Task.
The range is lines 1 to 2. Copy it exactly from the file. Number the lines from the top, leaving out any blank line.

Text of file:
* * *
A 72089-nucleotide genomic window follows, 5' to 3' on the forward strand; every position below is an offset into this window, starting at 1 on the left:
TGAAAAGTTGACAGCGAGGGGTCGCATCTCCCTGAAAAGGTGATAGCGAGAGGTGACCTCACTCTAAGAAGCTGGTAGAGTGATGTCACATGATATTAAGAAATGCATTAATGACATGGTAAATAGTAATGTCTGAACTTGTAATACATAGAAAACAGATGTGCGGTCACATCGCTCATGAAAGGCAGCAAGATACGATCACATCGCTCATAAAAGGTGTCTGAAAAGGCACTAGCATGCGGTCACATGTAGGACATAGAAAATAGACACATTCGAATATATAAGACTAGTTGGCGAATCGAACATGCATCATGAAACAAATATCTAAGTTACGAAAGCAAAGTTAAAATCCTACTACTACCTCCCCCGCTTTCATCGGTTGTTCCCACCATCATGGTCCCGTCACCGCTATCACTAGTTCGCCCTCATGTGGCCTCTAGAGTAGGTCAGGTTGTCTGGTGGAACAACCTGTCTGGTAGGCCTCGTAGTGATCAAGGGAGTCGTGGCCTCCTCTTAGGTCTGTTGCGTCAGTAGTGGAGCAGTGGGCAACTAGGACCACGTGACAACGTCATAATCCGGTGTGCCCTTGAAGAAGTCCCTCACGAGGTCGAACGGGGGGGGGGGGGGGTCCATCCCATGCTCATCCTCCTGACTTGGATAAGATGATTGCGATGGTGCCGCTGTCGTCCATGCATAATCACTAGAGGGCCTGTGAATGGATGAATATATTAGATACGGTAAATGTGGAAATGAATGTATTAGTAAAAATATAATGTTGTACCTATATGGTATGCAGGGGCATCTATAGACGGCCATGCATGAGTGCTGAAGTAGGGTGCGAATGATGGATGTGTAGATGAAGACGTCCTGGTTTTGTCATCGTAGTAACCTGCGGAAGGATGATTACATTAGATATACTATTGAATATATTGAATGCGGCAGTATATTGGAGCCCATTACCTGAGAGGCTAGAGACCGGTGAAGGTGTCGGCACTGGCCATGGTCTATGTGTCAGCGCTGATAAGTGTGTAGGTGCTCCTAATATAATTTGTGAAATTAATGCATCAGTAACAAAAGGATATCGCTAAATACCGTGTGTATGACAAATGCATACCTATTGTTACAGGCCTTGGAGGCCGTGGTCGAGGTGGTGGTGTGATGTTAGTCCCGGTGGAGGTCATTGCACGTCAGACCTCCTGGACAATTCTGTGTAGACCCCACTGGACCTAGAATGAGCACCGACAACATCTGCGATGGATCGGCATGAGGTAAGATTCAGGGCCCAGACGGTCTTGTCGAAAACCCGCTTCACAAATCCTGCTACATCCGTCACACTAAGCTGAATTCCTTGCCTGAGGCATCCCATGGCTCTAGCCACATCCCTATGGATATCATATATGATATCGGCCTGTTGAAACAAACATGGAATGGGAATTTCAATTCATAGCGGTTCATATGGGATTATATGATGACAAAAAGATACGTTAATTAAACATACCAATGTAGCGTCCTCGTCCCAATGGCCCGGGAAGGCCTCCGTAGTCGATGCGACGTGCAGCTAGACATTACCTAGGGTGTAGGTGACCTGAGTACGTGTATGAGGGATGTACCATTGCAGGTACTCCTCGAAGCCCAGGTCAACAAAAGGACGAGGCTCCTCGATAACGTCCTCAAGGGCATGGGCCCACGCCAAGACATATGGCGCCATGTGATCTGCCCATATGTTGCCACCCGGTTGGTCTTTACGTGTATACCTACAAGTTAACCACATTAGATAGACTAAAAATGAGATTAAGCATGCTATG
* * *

A 72089-nucleotide genomic window follows, 5' to 3' on the forward strand; every position below is an offset into this window, starting at 1 on the left:
TGAAAAGTTGACAGCGAGGGGTCGCATCTCCCTGAAAAGGTGATAGCGAGAGGTGACCTCACTCTAAGAAGCTGGTAGAGTGATGTCACATGATATTAAGAAATGCATTAATGACATGGTAAATAGTAATGTCTGAACTTGTAATACATAGAAAACAGATGTGCGGTCACATCGCTCATGAAAGGCAGCAAGATACGATCACATCGCTCATAAAAGGTGTCTGAAAAGGCACTAGCATGCGGTCACATGTAGGACATAGAAAATAGACACATTCGAATATATAAGACTAGTTGGCGAATCGAACATGCATCATGAAACAAATATCTAAGTTACGAAAGCAAAGTTAAAATCCTACTACTACCTCCCCCGCTTTCATCGGTTGTTCCCACCATCATGGTCCCGTCACCGCTATCACTAGTTCGCCCTCATGTGGCCTCTAGAGTAGGTCAGGTTGTCTGGTGGAACAACCTGTCTGGTAGGCCTCGTAGTGATCAAGGGAGTCGTGGCCTCCTCTTAGGTCTGTTGCGTCAGTAGTGGAGCAGTGGGCAACTAGGACCACGTGACAACGTCATAATCCGGTGTGCCCTTGAAGAAGTCCCTCACGAGGTCGAACGGGGGGGGGGGGGGGTCCATCCCATGCTCATCCTCCTGACTTGGATAAGATGATTGCGATGGTGCCGCTGTCGTCCATGCATAATCACTAGAGGGCCTGTGAATGGATGAATATATTAGATACGGTAAATGTGGAAATGAATGTATTAGTAAAAATATAATGTTGTACCTATATGGTATGCAGGGGCATCTATAGACGGCCATGCATGAGTGCTGAAGTAGGGTGCGAATGATGGATGTGTAGATGAAGACGTCCTGGTTTTGTCATCGTAGTAACCTGCGGAAGGATGATTACATTAGATATACTATTGAATATATTGAATGCGGCAGTATATTGGAGCCCATTACCTGAGAGGCTAGAGACCGGTGAAGGTGTCGGCACTGGCCATGGTCTATGTGTCAGCGCTGATAAGTGTGTAGGTGCTCCTAATATAATTTGTGAAATTAATGCATCAGTAACAAAAGGATATCGCTAAATACCGTGTGTATGACAAATGCATACCTATTGTTACAGGCCTTGGAGGCCGTGGTCGAGGTGGTGGTGTGATGTTAGTCCCGGTGGAGGTCATTGCACGTCAGACCTCCTGGACAATTCTGTGTAGACCCCACTGGACCTAGAATGAGCACCGACAACATCTGCGATGGATCGGCATGAGGTAAGATTCAGGGCCCAGACGGTCTTGTCGAAAACCCGCTTCACAAATCCTGCTACATCCGTCACACTAAGCTGAATTCCTTGCCTGAGGCATCCCATGGCTCTAGCCACATCCCTATGGATATCATATATGATATCGGCCTGTTGAAACAAACATGGAATGGGAATTTCAATTCATAGCGGTTCATATGGGATTATATGATGACAAAAAGATACGTTAATTAAACATACCAATGTAGCGTCCTCGTCCCAATGGCCCGGGAAGGCCTCCGTAGTCGATGCGACGTGCAGCTAGACATTACCTAGGGTGTAGGTGACCTGAGTACGTGTATGAGGGATGTACCATTGCAGGTACTCCTCGAAGCCCAGGTCAACAAAAGGACGAGGCTCCTCGATAACGTCCTCAAGGGCATGGGCCCACGCCAAGACATATGGCGCCATGTGATCTGCCCATATGTTGCCACCCGGTTGGTCTTTACGTGTATACCTACAAGTTAACCACATTAGATAGACTAAAAATGAGATTAAGCATGCTATG